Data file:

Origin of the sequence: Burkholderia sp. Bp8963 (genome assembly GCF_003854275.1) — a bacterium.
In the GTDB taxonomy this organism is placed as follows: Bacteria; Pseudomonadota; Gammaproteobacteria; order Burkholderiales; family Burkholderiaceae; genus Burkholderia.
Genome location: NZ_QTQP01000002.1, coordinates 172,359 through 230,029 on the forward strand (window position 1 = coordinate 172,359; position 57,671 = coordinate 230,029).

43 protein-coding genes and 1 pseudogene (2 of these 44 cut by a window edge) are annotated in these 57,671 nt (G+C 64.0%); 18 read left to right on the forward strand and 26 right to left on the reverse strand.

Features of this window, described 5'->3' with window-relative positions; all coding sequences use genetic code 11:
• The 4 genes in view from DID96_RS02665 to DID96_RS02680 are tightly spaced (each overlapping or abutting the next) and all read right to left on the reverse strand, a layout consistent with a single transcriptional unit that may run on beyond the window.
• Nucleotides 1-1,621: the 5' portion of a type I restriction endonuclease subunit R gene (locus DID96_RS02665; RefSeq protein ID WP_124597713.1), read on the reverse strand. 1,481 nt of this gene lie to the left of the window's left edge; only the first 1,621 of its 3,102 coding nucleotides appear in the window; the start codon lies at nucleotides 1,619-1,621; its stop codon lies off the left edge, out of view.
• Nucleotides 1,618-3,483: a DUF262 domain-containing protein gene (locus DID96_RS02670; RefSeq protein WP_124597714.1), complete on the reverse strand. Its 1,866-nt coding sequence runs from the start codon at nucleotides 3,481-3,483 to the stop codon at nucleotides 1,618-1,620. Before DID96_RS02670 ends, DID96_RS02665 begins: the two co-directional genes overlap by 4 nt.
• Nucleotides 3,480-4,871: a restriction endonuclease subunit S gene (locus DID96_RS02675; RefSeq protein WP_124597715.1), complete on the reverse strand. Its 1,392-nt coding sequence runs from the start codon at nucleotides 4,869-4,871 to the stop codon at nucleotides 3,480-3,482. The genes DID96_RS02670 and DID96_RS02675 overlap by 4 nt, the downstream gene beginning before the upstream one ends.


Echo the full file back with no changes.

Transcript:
Origin of the sequence: Burkholderia sp. Bp8963 (genome assembly GCF_003854275.1) — a bacterium.
In the GTDB taxonomy this organism is placed as follows: Bacteria; Pseudomonadota; Gammaproteobacteria; order Burkholderiales; family Burkholderiaceae; genus Burkholderia.
Genome location: NZ_QTQP01000002.1, coordinates 172,359 through 230,029 on the forward strand (window position 1 = coordinate 172,359; position 57,671 = coordinate 230,029).

43 protein-coding genes and 1 pseudogene (2 of these 44 cut by a window edge) are annotated in these 57,671 nt (G+C 64.0%); 18 read left to right on the forward strand and 26 right to left on the reverse strand.

Features of this window, described 5'->3' with window-relative positions; all coding sequences use genetic code 11:
• The 4 genes in view from DID96_RS02665 to DID96_RS02680 are tightly spaced (each overlapping or abutting the next) and all read right to left on the reverse strand, a layout consistent with a single transcriptional unit that may run on beyond the window.
• Nucleotides 1-1,621: the 5' portion of a type I restriction endonuclease subunit R gene (locus DID96_RS02665; RefSeq protein ID WP_124597713.1), read on the reverse strand. 1,481 nt of this gene lie to the left of the window's left edge; only the first 1,621 of its 3,102 coding nucleotides appear in the window; the start codon lies at nucleotides 1,619-1,621; its stop codon lies off the left edge, out of view.
• Nucleotides 1,618-3,483: a DUF262 domain-containing protein gene (locus DID96_RS02670; RefSeq protein WP_124597714.1), complete on the reverse strand. Its 1,866-nt coding sequence runs from the start codon at nucleotides 3,481-3,483 to the stop codon at nucleotides 1,618-1,620. Before DID96_RS02670 ends, DID96_RS02665 begins: the two co-directional genes overlap by 4 nt.
• Nucleotides 3,480-4,871: a restriction endonuclease subunit S gene (locus DID96_RS02675; RefSeq protein WP_124597715.1), complete on the reverse strand. Its 1,392-nt coding sequence runs from the start codon at nucleotides 4,869-4,871 to the stop codon at nucleotides 3,480-3,482. The genes DID96_RS02670 and DID96_RS02675 overlap by 4 nt, the downstream gene beginning before the upstream one ends.